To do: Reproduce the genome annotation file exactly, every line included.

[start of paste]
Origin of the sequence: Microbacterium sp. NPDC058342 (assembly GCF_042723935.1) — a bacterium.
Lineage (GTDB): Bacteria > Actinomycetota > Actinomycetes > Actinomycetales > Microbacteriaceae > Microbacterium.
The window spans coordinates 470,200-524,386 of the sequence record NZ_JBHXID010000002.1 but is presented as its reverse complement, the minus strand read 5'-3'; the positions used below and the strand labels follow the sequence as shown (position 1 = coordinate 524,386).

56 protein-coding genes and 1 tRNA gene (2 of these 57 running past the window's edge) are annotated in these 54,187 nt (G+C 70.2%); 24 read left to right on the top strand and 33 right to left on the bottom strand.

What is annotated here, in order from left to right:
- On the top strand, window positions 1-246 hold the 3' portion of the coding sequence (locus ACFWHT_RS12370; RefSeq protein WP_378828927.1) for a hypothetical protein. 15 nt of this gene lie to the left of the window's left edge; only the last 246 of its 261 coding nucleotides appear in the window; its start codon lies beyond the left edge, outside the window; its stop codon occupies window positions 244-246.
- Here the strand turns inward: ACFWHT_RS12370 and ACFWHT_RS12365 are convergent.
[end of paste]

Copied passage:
Origin of the sequence: Microbacterium sp. NPDC058342 (assembly GCF_042723935.1) — a bacterium.
Lineage (GTDB): Bacteria > Actinomycetota > Actinomycetes > Actinomycetales > Microbacteriaceae > Microbacterium.
The window spans coordinates 470,200-524,386 of the sequence record NZ_JBHXID010000002.1 but is presented as its reverse complement, the minus strand read 5'-3'; the positions used below and the strand labels follow the sequence as shown (position 1 = coordinate 524,386).

56 protein-coding genes and 1 tRNA gene (2 of these 57 running past the window's edge) are annotated in these 54,187 nt (G+C 70.2%); 24 read left to right on the top strand and 33 right to left on the bottom strand.

What is annotated here, in order from left to right:
- On the top strand, window positions 1-246 hold the 3' portion of the coding sequence (locus ACFWHT_RS12370; RefSeq protein WP_378828927.1) for a hypothetical protein. 15 nt of this gene lie to the left of the window's left edge; only the last 246 of its 261 coding nucleotides appear in the window; its start codon lies beyond the left edge, outside the window; its stop codon occupies window positions 244-246.
- Here the strand turns inward: ACFWHT_RS12370 and ACFWHT_RS12365 are convergent.